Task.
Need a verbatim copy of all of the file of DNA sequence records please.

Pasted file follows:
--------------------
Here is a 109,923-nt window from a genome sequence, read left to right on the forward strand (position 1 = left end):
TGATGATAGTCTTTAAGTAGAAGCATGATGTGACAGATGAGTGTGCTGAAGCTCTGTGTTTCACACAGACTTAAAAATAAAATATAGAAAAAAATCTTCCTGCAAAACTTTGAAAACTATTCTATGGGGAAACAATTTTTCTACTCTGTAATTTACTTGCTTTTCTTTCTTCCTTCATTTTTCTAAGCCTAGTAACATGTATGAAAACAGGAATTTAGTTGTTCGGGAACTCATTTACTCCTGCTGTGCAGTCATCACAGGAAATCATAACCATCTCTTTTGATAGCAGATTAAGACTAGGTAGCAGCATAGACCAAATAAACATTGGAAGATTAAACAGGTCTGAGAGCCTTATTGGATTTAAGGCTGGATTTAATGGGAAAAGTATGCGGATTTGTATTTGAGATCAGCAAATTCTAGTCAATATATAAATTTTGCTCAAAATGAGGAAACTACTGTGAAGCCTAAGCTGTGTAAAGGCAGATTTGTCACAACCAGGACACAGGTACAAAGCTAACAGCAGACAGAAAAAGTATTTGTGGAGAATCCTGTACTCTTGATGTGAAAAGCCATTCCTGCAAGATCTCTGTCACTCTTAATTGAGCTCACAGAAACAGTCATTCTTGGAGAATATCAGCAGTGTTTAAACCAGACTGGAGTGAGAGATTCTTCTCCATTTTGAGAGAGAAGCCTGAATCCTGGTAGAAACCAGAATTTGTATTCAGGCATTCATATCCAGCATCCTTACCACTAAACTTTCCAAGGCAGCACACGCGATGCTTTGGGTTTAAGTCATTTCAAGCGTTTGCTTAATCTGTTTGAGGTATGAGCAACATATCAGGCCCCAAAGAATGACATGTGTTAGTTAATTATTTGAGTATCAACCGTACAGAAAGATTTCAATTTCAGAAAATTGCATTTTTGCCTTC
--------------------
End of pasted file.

Here is a 109,923-nt window from a genome sequence, read left to right on the forward strand (position 1 = left end):
TGATGATAGTCTTTAAGTAGAAGCATGATGTGACAGATGAGTGTGCTGAAGCTCTGTGTTTCACACAGACTTAAAAATAAAATATAGAAAAAAATCTTCCTGCAAAACTTTGAAAACTATTCTATGGGGAAACAATTTTTCTACTCTGTAATTTACTTGCTTTTCTTTCTTCCTTCATTTTTCTAAGCCTAGTAACATGTATGAAAACAGGAATTTAGTTGTTCGGGAACTCATTTACTCCTGCTGTGCAGTCATCACAGGAAATCATAACCATCTCTTTTGATAGCAGATTAAGACTAGGTAGCAGCATAGACCAAATAAACATTGGAAGATTAAACAGGTCTGAGAGCCTTATTGGATTTAAGGCTGGATTTAATGGGAAAAGTATGCGGATTTGTATTTGAGATCAGCAAATTCTAGTCAATATATAAATTTTGCTCAAAATGAGGAAACTACTGTGAAGCCTAAGCTGTGTAAAGGCAGATTTGTCACAACCAGGACACAGGTACAAAGCTAACAGCAGACAGAAAAAGTATTTGTGGAGAATCCTGTACTCTTGATGTGAAAAGCCATTCCTGCAAGATCTCTGTCACTCTTAATTGAGCTCACAGAAACAGTCATTCTTGGAGAATATCAGCAGTGTTTAAACCAGACTGGAGTGAGAGATTCTTCTCCATTTTGAGAGAGAAGCCTGAATCCTGGTAGAAACCAGAATTTGTATTCAGGCATTCATATCCAGCATCCTTACCACTAAACTTTCCAAGGCAGCACACGCGATGCTTTGGGTTTAAGTCATTTCAAGCGTTTGCTTAATCTGTTTGAGGTATGAGCAACATATCAGGCCCCAAAGAATGACATGTGTTAGTTAATTATTTGAGTATCAACCGTACAGAAAGATTTCAATTTCAGAAAATTGCATTTTTGCCTTC